Runners have to prepare for the unexpected during this race. We flew in from Norway but as we attempted to land, the ice runway cracked and water began gushing out. We had to wait for several days as the team built a new runway. This race is significantly more challenging than the Antarctica marathon. First, the temperature was around minus 35 degrees, which means you can have almost no skin exposure. The primary challenge is that the course has a lot of snow as opposed to an ice track, which means runners have to battle knee-high snow in certain areas. Also, runners need to watch out for crevices that can form instantly. While this is a challenging race, runners can claim to have stood on top of the world, which will put them in an elite group.
Gobi Marathon Month: September
Location: Mongolia
Mongolia is one of the world’s most sparsely populated countries, and during this race you will find yourself alone with your thoughts and truly with nature. Unlike commercial spectacles of large marathons, this is an intimate affair with less than 40 people participating in the half and full marathons. The race is in the heart of the Gobi Desert and a testament to mental willpower.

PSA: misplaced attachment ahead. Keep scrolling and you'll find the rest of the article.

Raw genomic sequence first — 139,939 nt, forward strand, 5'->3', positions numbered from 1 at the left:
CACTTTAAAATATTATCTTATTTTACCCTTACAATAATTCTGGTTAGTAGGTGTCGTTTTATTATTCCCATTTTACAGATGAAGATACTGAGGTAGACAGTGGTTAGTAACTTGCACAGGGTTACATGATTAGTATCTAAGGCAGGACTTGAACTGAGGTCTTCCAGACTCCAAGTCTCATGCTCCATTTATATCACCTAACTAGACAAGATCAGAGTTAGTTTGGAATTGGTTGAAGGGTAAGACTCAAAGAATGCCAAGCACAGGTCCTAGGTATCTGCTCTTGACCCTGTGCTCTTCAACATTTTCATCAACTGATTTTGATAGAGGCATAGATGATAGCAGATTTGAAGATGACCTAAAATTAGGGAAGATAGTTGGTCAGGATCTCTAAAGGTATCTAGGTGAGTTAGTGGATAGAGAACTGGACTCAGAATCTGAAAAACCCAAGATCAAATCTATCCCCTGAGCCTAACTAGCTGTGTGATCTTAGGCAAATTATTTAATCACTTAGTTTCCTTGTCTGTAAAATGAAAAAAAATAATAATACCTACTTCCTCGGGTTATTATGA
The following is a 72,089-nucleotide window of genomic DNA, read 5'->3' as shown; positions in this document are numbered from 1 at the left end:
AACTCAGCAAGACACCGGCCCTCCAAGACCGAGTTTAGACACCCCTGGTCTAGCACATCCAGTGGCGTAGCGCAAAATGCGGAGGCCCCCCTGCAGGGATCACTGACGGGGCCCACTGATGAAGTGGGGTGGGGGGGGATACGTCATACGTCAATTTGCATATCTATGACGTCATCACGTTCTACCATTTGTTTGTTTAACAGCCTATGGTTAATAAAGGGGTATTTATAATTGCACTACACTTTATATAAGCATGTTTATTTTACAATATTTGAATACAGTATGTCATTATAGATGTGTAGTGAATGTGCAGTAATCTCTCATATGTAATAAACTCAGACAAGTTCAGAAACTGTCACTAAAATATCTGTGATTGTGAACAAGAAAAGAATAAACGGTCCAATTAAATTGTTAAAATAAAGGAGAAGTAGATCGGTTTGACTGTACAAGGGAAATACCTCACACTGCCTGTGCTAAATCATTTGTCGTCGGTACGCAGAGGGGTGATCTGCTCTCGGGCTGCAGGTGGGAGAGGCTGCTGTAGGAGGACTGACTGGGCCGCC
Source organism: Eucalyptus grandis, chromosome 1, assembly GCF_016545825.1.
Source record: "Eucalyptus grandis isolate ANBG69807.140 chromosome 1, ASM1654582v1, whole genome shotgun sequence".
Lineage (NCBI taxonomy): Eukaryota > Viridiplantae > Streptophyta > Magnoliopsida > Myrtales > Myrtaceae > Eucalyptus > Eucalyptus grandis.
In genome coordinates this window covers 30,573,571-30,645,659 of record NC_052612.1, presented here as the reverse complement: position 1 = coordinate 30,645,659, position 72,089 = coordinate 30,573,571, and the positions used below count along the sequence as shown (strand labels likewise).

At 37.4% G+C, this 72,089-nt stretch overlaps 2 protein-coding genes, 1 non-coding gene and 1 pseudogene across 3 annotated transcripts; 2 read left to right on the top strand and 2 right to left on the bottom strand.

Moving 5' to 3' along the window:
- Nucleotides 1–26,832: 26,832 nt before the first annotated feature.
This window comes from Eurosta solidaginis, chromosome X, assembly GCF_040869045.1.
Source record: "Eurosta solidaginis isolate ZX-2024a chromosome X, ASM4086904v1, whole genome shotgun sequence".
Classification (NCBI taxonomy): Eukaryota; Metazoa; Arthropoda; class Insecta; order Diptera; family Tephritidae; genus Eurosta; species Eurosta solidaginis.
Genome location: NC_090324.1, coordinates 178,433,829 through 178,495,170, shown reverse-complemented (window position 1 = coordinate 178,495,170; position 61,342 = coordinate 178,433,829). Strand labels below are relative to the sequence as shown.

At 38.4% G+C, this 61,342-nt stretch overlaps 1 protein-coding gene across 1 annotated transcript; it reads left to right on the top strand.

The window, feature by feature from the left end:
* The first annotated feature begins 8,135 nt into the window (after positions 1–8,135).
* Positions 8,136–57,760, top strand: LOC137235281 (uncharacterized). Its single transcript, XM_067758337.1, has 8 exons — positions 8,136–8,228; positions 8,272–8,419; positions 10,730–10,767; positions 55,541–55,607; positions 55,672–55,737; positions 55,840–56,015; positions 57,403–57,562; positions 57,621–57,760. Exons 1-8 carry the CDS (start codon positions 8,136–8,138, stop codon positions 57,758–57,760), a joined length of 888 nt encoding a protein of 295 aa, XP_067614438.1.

While all the runners start out together, we are quickly spread out and after a few kilometers, you feel that you have the entire desert to yourself. The run is almost meditative; runners are encouraged not to use an MP3 player and instead listen to the sound of the wind. While this was tough at first, after a while, we almost fell into a trance-like state. We began noticing things such as how our feet reacted as they sank into sand dunes or bounced off rocky terrain to how our skin tingled as we battled frigid temperatures in the morning to blistering 45 degrees in the afternoon. While many marathons have an abundance of stimuli, the Gobi Marathon gives runners an opportunity to focus just on their running. 
The authors are Uma & Krishna Prasad Chigurupati
(This story was published in BW | Businessworld Issue Dated 20-10-2014)